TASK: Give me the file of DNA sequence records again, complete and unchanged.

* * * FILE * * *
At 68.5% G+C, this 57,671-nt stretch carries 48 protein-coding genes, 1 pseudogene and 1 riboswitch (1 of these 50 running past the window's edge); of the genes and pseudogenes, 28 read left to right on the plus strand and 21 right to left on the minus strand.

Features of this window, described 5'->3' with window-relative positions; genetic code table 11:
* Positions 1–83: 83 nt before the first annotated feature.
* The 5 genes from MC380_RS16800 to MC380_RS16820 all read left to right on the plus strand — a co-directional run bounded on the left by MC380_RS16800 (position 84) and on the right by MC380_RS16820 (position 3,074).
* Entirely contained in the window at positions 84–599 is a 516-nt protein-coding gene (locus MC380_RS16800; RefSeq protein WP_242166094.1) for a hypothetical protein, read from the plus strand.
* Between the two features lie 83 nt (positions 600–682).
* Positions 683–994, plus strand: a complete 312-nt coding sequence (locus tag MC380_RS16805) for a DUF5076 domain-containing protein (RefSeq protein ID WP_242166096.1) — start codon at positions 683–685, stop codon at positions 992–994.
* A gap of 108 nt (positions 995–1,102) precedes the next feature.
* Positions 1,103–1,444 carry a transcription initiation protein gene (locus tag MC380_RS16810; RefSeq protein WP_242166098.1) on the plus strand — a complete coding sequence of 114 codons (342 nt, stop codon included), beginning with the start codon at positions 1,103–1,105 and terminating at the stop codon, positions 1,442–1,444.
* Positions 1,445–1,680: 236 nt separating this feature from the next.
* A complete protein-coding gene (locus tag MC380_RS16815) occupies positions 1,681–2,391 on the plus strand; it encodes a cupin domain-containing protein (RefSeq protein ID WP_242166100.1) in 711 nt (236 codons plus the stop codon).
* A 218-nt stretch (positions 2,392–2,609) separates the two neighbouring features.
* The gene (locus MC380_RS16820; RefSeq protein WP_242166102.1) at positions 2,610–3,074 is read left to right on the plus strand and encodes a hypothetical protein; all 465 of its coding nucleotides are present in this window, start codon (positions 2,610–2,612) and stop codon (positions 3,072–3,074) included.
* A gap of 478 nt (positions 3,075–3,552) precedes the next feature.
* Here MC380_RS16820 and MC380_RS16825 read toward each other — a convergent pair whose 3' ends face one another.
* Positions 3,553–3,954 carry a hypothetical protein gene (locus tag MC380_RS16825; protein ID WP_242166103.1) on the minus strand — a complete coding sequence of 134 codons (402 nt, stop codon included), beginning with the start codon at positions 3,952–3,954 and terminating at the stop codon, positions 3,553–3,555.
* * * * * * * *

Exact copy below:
At 68.5% G+C, this 57,671-nt stretch carries 48 protein-coding genes, 1 pseudogene and 1 riboswitch (1 of these 50 running past the window's edge); of the genes and pseudogenes, 28 read left to right on the plus strand and 21 right to left on the minus strand.

Features of this window, described 5'->3' with window-relative positions; genetic code table 11:
* Positions 1–83: 83 nt before the first annotated feature.
* The 5 genes from MC380_RS16800 to MC380_RS16820 all read left to right on the plus strand — a co-directional run bounded on the left by MC380_RS16800 (position 84) and on the right by MC380_RS16820 (position 3,074).
* Entirely contained in the window at positions 84–599 is a 516-nt protein-coding gene (locus MC380_RS16800; RefSeq protein WP_242166094.1) for a hypothetical protein, read from the plus strand.
* Between the two features lie 83 nt (positions 600–682).
* Positions 683–994, plus strand: a complete 312-nt coding sequence (locus tag MC380_RS16805) for a DUF5076 domain-containing protein (RefSeq protein ID WP_242166096.1) — start codon at positions 683–685, stop codon at positions 992–994.
* A gap of 108 nt (positions 995–1,102) precedes the next feature.
* Positions 1,103–1,444 carry a transcription initiation protein gene (locus tag MC380_RS16810; RefSeq protein WP_242166098.1) on the plus strand — a complete coding sequence of 114 codons (342 nt, stop codon included), beginning with the start codon at positions 1,103–1,105 and terminating at the stop codon, positions 1,442–1,444.
* Positions 1,445–1,680: 236 nt separating this feature from the next.
* A complete protein-coding gene (locus tag MC380_RS16815) occupies positions 1,681–2,391 on the plus strand; it encodes a cupin domain-containing protein (RefSeq protein ID WP_242166100.1) in 711 nt (236 codons plus the stop codon).
* A 218-nt stretch (positions 2,392–2,609) separates the two neighbouring features.
* The gene (locus MC380_RS16820; RefSeq protein WP_242166102.1) at positions 2,610–3,074 is read left to right on the plus strand and encodes a hypothetical protein; all 465 of its coding nucleotides are present in this window, start codon (positions 2,610–2,612) and stop codon (positions 3,072–3,074) included.
* A gap of 478 nt (positions 3,075–3,552) precedes the next feature.
* Here MC380_RS16820 and MC380_RS16825 read toward each other — a convergent pair whose 3' ends face one another.
* Positions 3,553–3,954 carry a hypothetical protein gene (locus tag MC380_RS16825; protein ID WP_242166103.1) on the minus strand — a complete coding sequence of 134 codons (402 nt, stop codon included), beginning with the start codon at positions 3,952–3,954 and terminating at the stop codon, positions 3,553–3,555.